Critics have compared the engrossing space operas of Peter F. Hamilton
to the classic sagas of such sf giants as Isaac Asimov and Frank
Herbert. But Hamilton's bestselling fiction - powered by a fearless
imagination and world-class storytelling skills - has also earned him
comparison to Tolstoy and Dickens. Hugely ambitious, wildly
entertaining, philosophically stimulating: the novels of Peter F.
Hamilton will change the way you think about science fiction. Now, with Pandora's Star, he begins a new multivolume adventure, one that promises to be his most mind-blowing yet.
The year is 2380. The Intersolar Commonwealth, a sphere of stars some four hundred light-years in diameter, contains more than six hundred worlds, interconnected by a web of transport "tunnels" known as wormholes. At the farthest edge of the Commonwealth, astronomer Dudley Bose observes the impossible: Over one thousand light-years away, a star... vanishes. It does not go supernova. It does not collapse into a black hole. It simply disappears. Since the location is too distant to reach by wormhole, a faster-than-light starship, the Second Chance, is dispatched to learn what has occurred and whether it represents a threat. In command is Wilson Kime, a five-time rejuvenated ex-NASA pilot whose glory days are centuries behind him.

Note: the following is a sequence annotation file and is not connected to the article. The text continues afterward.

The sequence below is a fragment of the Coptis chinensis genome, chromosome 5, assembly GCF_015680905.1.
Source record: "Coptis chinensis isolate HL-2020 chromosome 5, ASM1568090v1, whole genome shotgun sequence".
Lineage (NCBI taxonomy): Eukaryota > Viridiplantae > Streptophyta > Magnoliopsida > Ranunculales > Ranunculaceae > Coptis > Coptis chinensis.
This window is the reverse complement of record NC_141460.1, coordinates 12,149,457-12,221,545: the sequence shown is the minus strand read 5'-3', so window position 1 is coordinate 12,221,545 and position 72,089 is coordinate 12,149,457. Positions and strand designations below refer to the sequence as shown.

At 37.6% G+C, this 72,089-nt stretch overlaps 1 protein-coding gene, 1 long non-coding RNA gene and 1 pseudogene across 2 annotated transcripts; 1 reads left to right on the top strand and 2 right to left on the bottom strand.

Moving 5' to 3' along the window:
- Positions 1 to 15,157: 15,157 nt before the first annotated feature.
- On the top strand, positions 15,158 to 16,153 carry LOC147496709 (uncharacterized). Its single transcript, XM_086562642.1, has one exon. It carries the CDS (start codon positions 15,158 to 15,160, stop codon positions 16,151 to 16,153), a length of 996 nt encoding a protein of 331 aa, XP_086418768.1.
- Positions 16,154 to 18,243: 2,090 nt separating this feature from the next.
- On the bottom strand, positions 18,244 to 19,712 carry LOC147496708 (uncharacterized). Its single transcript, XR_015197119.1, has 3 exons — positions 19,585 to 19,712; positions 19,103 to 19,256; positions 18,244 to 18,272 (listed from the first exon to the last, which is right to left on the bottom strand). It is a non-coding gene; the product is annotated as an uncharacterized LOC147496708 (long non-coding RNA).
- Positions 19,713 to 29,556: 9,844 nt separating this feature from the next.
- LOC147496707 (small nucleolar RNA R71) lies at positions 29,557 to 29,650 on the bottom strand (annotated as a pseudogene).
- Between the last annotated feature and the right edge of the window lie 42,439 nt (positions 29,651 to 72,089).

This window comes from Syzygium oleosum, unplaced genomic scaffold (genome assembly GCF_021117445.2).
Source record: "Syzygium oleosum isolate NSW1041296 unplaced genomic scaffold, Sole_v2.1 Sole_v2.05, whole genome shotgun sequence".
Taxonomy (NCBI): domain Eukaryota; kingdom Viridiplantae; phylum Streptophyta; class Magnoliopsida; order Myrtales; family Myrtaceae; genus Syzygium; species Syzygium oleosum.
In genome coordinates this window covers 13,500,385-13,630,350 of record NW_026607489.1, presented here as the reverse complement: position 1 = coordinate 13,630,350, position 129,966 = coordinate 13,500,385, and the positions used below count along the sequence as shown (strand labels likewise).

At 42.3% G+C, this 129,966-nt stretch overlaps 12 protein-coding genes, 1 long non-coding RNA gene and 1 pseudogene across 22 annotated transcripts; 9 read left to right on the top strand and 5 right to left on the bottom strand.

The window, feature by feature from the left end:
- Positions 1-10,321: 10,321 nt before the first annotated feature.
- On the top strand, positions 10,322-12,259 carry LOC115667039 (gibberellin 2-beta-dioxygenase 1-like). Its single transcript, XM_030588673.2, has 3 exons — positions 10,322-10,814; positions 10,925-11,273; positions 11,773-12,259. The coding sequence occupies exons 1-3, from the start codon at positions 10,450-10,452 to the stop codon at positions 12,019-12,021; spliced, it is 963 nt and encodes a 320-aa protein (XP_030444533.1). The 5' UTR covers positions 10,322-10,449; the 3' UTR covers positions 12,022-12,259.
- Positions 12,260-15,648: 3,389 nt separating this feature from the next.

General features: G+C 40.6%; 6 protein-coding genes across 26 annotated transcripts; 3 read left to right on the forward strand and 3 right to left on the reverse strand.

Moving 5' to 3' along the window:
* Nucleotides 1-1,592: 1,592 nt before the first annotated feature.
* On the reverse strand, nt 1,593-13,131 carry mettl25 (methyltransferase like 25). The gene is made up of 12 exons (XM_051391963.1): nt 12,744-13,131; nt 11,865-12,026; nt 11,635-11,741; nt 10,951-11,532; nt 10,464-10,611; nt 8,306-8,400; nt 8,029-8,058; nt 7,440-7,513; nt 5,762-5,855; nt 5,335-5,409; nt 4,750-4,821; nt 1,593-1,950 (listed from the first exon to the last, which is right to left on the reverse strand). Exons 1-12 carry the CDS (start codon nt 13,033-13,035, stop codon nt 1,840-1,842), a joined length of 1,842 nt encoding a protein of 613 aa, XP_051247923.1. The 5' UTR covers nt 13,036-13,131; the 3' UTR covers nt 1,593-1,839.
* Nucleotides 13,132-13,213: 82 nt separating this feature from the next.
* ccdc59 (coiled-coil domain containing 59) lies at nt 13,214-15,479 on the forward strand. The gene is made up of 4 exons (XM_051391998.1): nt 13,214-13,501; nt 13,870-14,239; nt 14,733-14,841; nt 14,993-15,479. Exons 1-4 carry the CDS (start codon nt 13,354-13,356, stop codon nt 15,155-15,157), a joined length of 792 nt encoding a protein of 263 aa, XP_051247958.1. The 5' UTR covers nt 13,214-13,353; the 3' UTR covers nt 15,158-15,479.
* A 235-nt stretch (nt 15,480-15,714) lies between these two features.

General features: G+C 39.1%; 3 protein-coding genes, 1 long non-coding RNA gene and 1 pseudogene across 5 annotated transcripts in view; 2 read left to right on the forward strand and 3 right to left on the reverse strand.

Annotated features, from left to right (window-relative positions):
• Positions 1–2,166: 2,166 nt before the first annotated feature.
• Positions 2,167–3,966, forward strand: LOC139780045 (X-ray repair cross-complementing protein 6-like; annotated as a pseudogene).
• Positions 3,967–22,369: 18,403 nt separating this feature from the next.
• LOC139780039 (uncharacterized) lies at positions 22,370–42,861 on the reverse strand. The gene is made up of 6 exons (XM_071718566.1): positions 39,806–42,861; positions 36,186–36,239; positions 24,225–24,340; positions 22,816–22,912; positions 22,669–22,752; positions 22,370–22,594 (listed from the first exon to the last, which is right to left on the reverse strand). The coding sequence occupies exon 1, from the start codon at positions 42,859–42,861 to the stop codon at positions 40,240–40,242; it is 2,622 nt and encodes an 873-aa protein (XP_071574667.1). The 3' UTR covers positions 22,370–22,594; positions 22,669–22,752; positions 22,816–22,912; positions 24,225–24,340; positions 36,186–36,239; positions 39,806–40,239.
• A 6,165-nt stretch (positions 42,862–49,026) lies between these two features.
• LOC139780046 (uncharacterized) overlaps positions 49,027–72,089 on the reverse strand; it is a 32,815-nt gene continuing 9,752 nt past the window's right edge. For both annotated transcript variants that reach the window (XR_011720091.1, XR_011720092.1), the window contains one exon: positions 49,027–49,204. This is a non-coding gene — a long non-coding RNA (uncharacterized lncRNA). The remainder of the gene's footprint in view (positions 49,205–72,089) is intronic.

Opposed to the mission are the Guardians of Selfhood, a cult that believes the human race is being manipulated by an alien entity they call the Starflyer. Bradley Johansson, leader of the Guardians, warns of sabotage, fearing the Starflyer means to use the starship's mission for its own ends.
Pursued by a Commonwealth special agent convinced the Guardians are crazy but dangerous, Johansson flees. But the danger is not averted. Aboard the Second Chance, Kime wonders if his crew has been infiltrated. Soon enough, he will have other worries. A thousand light-years away, something truly incredible is waiting: a deadly discovery whose unleashing will threaten to destroy the Commonwealth... and humanity itself.
Could it be that Johansson was right?
Peter F. Hamilton was born in Rutland in 1960, and still lives near Rutland Water with his wife and daughter. He began writing in 1987, and sold his first short story to Fear magazine in 1988. 'Night's Dawn' trilogy established him as Britain's bestselling writer of science fiction and a major name in global science fiction writing. His ten novels have sold almost two million copies worldwide.